Maintaining a Vitamin-C-Rich Diet Helps Prevent Cataracts: Report

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Mar 29, 2016 04:49 PM EDT

390656 06: Vitamin C, which is widely touted as cancer preventive, is on display June 15, 2001 in Miami, FL. In a test tube study, reported by the Journal of Science, University of Pennsylvania researchers found that the vitamin accelerated the production of compounds that damage DNA, potentially producing mutations associated with cancer. (Photo by Joe Raedle/Getty Images) (Photo : Joe Raedle/Getty Images)

Many aging people have to deal with Cataracts but a new study published in Ophthalmology revealed that a good way to minimize the likelihood of the disease is to maintain a diet rich in Vitamin C and various fruits and vegetables.

Healthy Diet Minimizes Risk of Cataracts

The study confirmed the importance of a good diet in reducing the risk of the eye disease by studying 1,000 pairs of female twins from the UK Twins Registry. All of the participants were around 60 years of age when they answered a detailed questionnaire that included their daily nutrient intake.

The team also scanned their eyes to observe the development of cataracts and found that the participants who had a regular serving of vitamin C, as well as about two servings of fruit and vegetables daily, were 20 percent less likely to get cataracts. In a follow-up study 10 years later, researchers were able to contact 324 of the original pairs and discovered that those with more vitamin C in their diet were now 33 percent less likely to develop cataracts than the others.

Lead author Dr. Chris Hammond, also the chair of ophthalmology at King's College, confirmed the importance of their research in a press release.

"The findings of this study could have significant impact, particularly for the ageing population globally by suggesting that simple dietary changes such as increased intake of fruit and vegetables as part of a healthier diet could help protect them from cataracts," Hammond said.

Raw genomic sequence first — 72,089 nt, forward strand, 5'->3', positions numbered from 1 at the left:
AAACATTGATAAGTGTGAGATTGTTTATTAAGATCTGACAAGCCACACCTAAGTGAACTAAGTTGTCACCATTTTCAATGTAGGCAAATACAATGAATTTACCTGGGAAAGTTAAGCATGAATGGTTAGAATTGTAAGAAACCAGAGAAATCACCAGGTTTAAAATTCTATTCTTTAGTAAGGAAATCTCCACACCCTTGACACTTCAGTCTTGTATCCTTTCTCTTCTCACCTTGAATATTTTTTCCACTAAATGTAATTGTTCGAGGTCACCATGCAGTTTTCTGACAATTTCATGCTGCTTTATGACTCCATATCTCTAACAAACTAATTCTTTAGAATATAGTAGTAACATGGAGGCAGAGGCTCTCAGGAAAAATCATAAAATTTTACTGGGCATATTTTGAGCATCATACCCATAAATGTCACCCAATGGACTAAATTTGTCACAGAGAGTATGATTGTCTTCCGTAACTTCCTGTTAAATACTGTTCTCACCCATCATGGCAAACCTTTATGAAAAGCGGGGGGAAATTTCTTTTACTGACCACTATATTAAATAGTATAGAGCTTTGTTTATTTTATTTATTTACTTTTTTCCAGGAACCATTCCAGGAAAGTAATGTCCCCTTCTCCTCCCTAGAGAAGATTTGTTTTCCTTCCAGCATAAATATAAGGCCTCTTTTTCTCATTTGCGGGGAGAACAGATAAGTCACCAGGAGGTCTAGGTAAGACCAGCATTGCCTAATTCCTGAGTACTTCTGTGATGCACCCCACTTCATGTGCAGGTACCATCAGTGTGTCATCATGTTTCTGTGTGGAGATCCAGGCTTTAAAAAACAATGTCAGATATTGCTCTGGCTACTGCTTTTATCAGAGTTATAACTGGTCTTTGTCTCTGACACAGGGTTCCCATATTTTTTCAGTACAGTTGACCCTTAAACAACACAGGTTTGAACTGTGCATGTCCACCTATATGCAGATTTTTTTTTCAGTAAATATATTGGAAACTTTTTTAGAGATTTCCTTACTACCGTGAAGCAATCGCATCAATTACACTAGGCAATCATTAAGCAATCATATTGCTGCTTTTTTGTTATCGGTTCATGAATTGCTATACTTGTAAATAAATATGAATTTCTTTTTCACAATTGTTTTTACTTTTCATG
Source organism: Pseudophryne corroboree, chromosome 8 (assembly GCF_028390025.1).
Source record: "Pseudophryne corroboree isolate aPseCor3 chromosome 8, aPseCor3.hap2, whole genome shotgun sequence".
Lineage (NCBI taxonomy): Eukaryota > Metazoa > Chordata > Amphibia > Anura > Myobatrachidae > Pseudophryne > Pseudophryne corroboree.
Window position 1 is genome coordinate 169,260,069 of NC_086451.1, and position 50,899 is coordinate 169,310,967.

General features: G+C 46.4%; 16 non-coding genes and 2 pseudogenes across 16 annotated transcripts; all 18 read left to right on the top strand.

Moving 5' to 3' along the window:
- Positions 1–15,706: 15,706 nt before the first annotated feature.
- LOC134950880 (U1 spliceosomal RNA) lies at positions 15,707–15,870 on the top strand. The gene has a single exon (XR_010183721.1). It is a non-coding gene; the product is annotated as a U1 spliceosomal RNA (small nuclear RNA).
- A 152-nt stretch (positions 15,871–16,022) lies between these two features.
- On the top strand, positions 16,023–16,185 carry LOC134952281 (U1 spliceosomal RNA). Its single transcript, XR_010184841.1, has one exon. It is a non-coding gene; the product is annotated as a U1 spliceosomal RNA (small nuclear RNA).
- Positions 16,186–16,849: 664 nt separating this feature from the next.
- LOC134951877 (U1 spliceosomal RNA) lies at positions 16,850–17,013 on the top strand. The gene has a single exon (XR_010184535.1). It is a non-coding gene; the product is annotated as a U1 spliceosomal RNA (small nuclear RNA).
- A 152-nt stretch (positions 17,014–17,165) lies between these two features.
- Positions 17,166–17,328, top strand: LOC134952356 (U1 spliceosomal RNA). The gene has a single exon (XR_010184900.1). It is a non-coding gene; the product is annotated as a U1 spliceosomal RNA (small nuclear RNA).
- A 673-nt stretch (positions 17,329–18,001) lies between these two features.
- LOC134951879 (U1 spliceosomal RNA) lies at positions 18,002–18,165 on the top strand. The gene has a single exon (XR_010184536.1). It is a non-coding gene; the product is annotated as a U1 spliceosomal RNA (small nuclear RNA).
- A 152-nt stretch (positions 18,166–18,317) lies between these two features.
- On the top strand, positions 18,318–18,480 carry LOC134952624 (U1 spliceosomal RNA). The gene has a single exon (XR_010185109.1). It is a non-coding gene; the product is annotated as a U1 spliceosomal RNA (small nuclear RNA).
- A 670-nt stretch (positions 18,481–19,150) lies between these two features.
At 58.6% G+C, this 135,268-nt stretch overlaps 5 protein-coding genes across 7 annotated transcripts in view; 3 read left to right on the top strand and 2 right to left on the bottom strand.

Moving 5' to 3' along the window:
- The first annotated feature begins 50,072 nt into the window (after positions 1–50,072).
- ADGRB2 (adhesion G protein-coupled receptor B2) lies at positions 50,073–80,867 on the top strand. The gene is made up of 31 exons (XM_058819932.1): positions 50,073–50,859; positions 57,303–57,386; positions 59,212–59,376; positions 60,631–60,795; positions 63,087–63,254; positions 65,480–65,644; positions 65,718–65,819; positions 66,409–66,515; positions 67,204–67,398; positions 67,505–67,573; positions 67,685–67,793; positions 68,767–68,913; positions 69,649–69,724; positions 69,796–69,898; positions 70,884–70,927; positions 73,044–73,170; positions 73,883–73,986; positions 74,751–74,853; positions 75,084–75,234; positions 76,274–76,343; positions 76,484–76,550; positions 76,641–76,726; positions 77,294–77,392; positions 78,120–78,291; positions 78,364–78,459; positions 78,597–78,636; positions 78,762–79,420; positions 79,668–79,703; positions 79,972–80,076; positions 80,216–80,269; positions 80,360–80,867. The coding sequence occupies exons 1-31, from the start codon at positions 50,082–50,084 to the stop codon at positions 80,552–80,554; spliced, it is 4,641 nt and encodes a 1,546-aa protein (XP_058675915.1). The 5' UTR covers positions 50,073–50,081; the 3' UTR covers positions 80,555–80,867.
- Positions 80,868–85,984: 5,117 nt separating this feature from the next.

However, the physician added that the benefits reaped aren't just getting their dose of vitamins from supplements. The best results of the study were found in those who had a consistent diet of at least twice the recommended servings of fruits and vegetables of 75 milligrams for women and 90 milligrams for men.

The researchers also reiterated their belief that 35 percent of the risk in cataract progression are from genetic factors while 65 percent stem from environmental factors including the diet. Some of the Vitamin C rich foods are oranges, red and green bell peppers, cantaloupe, papaya, kiwi, broccoli and dark leafy greens.

Cataract Surgery With Stem Cells Emerges

For those who has developed cataract, one of the new forms of cataract surgery that is showing promise is the use of the patient's stem cells to "regrow" new and healthy lens. The procedure was developed by researchers from the University of California San Diego and China, and published in the journal Nature.

An experimental procedure was performed with promising results in 12 infants with congenital cataract condition, but it remains to be seen if the new method will work in older people, who have a different regenerative capacity of stem cells and other challenges.

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